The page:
U.N. Calls for Probe Into Hariri's Assassination

A U.N. report Thursday into the assassination of former Lebanese Prime Minister Rafik Hariri (search) concludes that an independent, international investigation is needed.

The report, which was obtained by The Associated Press and was to be released later Thursday, says there was a "distinct lack of commitment" by Lebanese authorities to investigate the crime, and the investigation was not carried out "in accordance with acceptable international standards."

In Beirut, Lebanese President Emile Lahoud (search) responded by saying he had told U.N. Secretary-General Kofi Annan to do "what is necessary" to learn who was behind the Feb. 14 killing.

The investigation was carried out by team led by deputy Irish Police Commissioner Peter Fitzgerald (search), appointed by Annan at the behest of the U.N. Security Council.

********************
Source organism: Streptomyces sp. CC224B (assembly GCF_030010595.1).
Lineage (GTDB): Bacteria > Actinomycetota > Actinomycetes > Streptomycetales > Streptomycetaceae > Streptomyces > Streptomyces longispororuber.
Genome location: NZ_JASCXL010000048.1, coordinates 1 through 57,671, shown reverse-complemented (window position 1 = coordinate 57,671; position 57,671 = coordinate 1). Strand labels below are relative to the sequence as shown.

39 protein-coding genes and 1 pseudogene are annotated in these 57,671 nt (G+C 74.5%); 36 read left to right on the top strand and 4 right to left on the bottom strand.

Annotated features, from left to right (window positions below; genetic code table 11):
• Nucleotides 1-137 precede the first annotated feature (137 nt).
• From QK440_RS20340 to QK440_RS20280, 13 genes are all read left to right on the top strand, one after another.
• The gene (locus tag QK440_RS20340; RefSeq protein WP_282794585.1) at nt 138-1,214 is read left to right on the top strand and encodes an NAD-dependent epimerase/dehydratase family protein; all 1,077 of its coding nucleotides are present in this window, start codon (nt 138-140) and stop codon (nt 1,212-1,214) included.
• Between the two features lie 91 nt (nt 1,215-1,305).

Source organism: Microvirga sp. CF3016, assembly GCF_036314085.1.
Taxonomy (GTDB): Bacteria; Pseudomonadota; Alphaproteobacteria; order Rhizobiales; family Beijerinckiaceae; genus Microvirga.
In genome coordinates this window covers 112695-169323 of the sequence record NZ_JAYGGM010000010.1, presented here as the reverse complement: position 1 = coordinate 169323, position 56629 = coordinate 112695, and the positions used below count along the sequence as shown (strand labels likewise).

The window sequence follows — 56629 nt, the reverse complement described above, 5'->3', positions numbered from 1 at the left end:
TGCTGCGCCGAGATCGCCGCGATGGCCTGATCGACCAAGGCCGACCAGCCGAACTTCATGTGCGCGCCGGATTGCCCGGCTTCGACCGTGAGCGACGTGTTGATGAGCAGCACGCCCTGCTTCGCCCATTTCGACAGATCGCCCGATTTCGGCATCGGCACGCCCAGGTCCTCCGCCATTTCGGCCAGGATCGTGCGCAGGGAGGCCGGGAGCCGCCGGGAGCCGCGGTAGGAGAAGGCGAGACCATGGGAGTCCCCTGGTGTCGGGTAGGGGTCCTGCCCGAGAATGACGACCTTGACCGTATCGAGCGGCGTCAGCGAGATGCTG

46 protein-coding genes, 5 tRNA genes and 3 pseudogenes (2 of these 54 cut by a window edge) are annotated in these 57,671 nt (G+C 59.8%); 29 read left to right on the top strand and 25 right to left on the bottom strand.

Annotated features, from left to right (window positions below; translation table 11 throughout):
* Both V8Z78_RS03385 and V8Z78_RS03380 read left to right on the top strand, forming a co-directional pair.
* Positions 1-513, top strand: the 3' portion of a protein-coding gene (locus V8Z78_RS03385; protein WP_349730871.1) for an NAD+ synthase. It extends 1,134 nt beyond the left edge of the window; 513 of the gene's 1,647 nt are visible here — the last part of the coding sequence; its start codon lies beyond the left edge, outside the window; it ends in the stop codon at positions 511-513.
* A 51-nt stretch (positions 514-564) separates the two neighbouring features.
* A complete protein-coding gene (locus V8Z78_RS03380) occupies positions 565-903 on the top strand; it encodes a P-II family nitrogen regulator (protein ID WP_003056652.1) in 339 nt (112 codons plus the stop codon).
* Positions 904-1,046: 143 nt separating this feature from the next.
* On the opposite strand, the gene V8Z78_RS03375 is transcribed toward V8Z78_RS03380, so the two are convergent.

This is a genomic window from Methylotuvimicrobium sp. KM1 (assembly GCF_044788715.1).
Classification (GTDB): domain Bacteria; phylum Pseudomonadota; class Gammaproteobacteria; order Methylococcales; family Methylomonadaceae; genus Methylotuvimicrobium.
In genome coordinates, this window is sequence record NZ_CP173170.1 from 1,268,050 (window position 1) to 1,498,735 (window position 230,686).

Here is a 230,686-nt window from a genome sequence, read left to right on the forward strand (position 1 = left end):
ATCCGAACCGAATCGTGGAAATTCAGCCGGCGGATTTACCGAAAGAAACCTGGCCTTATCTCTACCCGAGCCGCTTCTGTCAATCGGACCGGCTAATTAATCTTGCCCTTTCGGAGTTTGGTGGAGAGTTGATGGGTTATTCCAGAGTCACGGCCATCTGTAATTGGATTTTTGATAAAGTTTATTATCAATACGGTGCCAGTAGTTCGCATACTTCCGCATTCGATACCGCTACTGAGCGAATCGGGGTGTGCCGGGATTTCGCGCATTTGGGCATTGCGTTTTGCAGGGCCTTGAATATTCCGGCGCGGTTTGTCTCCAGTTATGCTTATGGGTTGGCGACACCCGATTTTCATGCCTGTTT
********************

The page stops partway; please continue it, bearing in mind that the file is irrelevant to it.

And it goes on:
In his report, Fitzgerald demanded an "international independent commission" with the authority to interrogate witnesses, conduct searches and other tasks. He said such an inquiry would be impossible without Lebanon's cooperation.

Hariri was killed in central Beirut in an explosion that claimed 17 other lives.

The killing led to political turmoil in Lebanon. Mass demonstrations forced the resignation of the Lebanese government and intensified the international campaign for Syria to withdraw its troops from the country.

Syria has now pulled back its troops and intelligence agents into eastern Lebanon near the border and has been promising to work out their complete removal with the pro-Syrian government in Beirut.